• Year 3 - Optional

    • Informatics (30 credits)

      This module will provide students with computer skills to analyse complex biological datasets. The module will follow a hands-on, problem-based approach to learning. Students will be given an overview of the computational tools that are commonly used, will be taught to program and to use the command line. They will then apply their skills to manipulate and explore publicly available biological datasets and answer authentic questions related to molecular biology.

    • Life in a changing world (30 credits)

      This module aims to develop students’ knowledge of the role of micro- and macroevolutionary events and processes upon Earth’s biota and to broaden students’ ability to apply a wide range of evolutionary concepts to specific cases.

    • Work experience (30 credits)

      This module enables students to formalise and integrate professional experience into their programme. It aims to link academic learning to professional work-based skills. The module provides opportunities for students to gain hands-on experience from the process of applying for work in relevant organisations and enhance their skills of self-expression, communication and self-reliance.

    • Biotechnology (30 credits)

      This module enables you to recognise how traditional and modern biotechnology are applied to produce products or services for a more sustainable future. You will learn how to use the main tools for the manipulation of the genetic information and the production of GMOs. In addition, bioethical and legal issues in the field of biotechnology will be considered.

    • Clinical neurology (30 credits)

      The module will build on earlier learning, enabling you to develop a much deeper understanding of neurology. It also provides a basis for an exploration of neurological disorders at neurogenetic, molecular or cellular level, and an appreciation of diagnostic and therapeutic approaches in neurology.

    • Cellular and Molecular Pathology (30 credits)
    • Sandwich Year in Industry or Research (120 credits)

      The year-long placement is an opportunity for students to work in an industrial, field or laboratory-based setting gaining important and relevant skills related to their biology degree programme. The module aims to enhance a student’s employability skills, embed transferable and graduate skills and enable students to reflect on how the knowledge gained is relevant to their degree programme and the field of biology. Through the work placement students will gain experience of working in a team, facilitate their understanding of the workplace and enhance their skills of self-reliance and communication. The placement experience provides students with the opportunity to enhance their skills of self-reliance, communication, self-expression and co-operation.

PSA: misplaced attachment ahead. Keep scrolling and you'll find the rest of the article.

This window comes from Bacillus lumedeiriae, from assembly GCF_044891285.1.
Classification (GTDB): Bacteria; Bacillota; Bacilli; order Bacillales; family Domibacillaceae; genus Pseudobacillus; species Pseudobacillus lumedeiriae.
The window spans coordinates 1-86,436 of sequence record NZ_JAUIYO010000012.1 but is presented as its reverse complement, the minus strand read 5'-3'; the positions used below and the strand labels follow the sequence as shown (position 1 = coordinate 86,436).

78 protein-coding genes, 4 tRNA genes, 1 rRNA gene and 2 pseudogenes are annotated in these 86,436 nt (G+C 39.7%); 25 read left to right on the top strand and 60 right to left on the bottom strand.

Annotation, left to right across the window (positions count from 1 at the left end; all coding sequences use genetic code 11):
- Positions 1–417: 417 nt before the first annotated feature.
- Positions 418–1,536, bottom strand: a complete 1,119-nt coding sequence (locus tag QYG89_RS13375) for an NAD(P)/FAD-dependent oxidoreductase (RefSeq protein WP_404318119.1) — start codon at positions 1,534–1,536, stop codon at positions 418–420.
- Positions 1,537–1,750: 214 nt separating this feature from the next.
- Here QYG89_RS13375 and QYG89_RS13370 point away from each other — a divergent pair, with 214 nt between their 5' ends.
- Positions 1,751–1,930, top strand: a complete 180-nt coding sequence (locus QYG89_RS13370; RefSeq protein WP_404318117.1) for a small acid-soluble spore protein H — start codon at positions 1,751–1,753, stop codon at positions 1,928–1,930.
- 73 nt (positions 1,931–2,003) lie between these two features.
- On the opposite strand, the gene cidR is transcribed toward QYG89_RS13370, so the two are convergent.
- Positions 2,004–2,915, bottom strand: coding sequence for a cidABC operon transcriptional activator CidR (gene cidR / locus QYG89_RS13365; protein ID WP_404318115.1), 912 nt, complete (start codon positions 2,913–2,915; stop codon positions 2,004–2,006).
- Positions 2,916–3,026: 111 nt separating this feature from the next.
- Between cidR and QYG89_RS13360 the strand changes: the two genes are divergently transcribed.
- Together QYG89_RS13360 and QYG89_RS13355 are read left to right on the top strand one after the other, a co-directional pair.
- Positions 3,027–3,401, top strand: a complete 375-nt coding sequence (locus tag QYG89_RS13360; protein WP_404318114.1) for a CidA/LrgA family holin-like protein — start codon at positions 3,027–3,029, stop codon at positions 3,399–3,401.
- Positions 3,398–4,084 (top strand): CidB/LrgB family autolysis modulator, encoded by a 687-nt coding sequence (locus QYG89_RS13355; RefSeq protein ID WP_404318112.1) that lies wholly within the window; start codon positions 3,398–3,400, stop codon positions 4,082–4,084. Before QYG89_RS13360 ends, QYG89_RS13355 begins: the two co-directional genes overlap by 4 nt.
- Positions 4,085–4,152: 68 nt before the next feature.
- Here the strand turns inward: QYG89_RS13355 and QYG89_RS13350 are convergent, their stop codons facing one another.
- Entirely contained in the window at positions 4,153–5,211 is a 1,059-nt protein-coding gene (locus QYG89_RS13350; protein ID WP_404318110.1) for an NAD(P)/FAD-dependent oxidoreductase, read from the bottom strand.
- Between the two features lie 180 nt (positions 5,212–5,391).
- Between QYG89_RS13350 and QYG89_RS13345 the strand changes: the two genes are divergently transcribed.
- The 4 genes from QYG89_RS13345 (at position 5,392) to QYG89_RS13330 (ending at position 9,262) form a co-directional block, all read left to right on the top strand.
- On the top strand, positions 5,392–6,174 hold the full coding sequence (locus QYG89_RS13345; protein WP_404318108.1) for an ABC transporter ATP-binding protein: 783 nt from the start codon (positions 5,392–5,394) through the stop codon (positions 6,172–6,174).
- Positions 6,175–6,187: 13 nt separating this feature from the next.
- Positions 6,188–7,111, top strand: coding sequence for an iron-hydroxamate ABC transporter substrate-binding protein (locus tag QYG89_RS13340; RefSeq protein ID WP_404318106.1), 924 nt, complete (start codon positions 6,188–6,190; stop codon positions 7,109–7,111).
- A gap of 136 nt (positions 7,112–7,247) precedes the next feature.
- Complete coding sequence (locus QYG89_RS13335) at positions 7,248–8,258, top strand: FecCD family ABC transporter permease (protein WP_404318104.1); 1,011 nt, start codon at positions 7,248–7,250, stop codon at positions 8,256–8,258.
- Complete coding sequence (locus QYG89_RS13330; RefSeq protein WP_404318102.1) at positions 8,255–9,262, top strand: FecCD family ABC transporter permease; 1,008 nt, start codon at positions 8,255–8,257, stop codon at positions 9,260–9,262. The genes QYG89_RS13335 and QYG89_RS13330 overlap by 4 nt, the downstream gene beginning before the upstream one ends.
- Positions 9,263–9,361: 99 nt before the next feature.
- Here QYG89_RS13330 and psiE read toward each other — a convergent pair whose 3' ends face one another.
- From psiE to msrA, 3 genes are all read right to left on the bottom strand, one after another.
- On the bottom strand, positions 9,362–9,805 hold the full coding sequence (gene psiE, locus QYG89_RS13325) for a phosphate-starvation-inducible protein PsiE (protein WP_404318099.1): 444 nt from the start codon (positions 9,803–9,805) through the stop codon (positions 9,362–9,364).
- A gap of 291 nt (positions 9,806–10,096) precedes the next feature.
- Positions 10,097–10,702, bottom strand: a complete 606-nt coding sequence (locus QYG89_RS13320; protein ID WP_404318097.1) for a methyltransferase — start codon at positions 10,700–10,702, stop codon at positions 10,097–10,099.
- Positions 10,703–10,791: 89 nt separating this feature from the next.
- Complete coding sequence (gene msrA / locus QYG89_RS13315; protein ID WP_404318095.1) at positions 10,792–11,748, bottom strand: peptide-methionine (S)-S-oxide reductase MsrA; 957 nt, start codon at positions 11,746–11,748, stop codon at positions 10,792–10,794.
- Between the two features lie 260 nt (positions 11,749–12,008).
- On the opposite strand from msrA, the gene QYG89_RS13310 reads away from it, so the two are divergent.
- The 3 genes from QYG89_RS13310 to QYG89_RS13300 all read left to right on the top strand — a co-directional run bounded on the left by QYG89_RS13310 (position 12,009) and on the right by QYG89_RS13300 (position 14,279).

• Year 3 (Molecular Biology route)

    • Dissertation (30 credits) - Compulsory

      This module fosters academic curiosity; an inquiry-based approach, the employment and application of research skills thus facilitating the development of a higher level of theorising. Students will select a topic of personal interest that they wish to study in-depth and will manage their own learning with the support of an academic supervisor.

    • Informatics (30 credits) - Compulsory

      This module will provide students with computer skills to analyse complex biological datasets. The module will follow a hands-on, problem-based approach to learning. Students will be given an overview of the computational tools that are commonly used, will be taught to program and to use the command line. They will then apply their skills to manipulate and explore publicly available biological datasets and answer authentic questions related to molecular biology.

    • Biotechnology (30 credits) - Optional

      This module enables you to recognise how traditional and modern biotechnology are applied to produce products or services for a more sustainable future. You will learn how to use the main tools for the manipulation of the genetic information and the production of GMOs. In addition, bioethical and legal issues in the field of biotechnology will be considered.

  • Year 3 (Environmental Biology)

    • Dissertation (30 credits) - Compulsory

      This module fosters academic curiosity; an inquiry-based approach, the employment and application of research skills thus facilitating the development of a higher level of theorising. Students will select a topic of personal interest that they wish to study in-depth and will manage their own learning with the support of an academic supervisor.

    • Informatics (30 credits) - Compulsory

      This module will provide students with computer skills to analyse complex biological datasets. The module will follow a hands-on, problem-based approach to learning. Students will be given an overview of the computational tools that are commonly used, will be taught to program and to use the command line. They will then apply their skills to manipulate and explore publicly available biological datasets and answer authentic questions related to molecular biology.

    • Conservation, restoration and reconciliation (30 credits) - Compulsory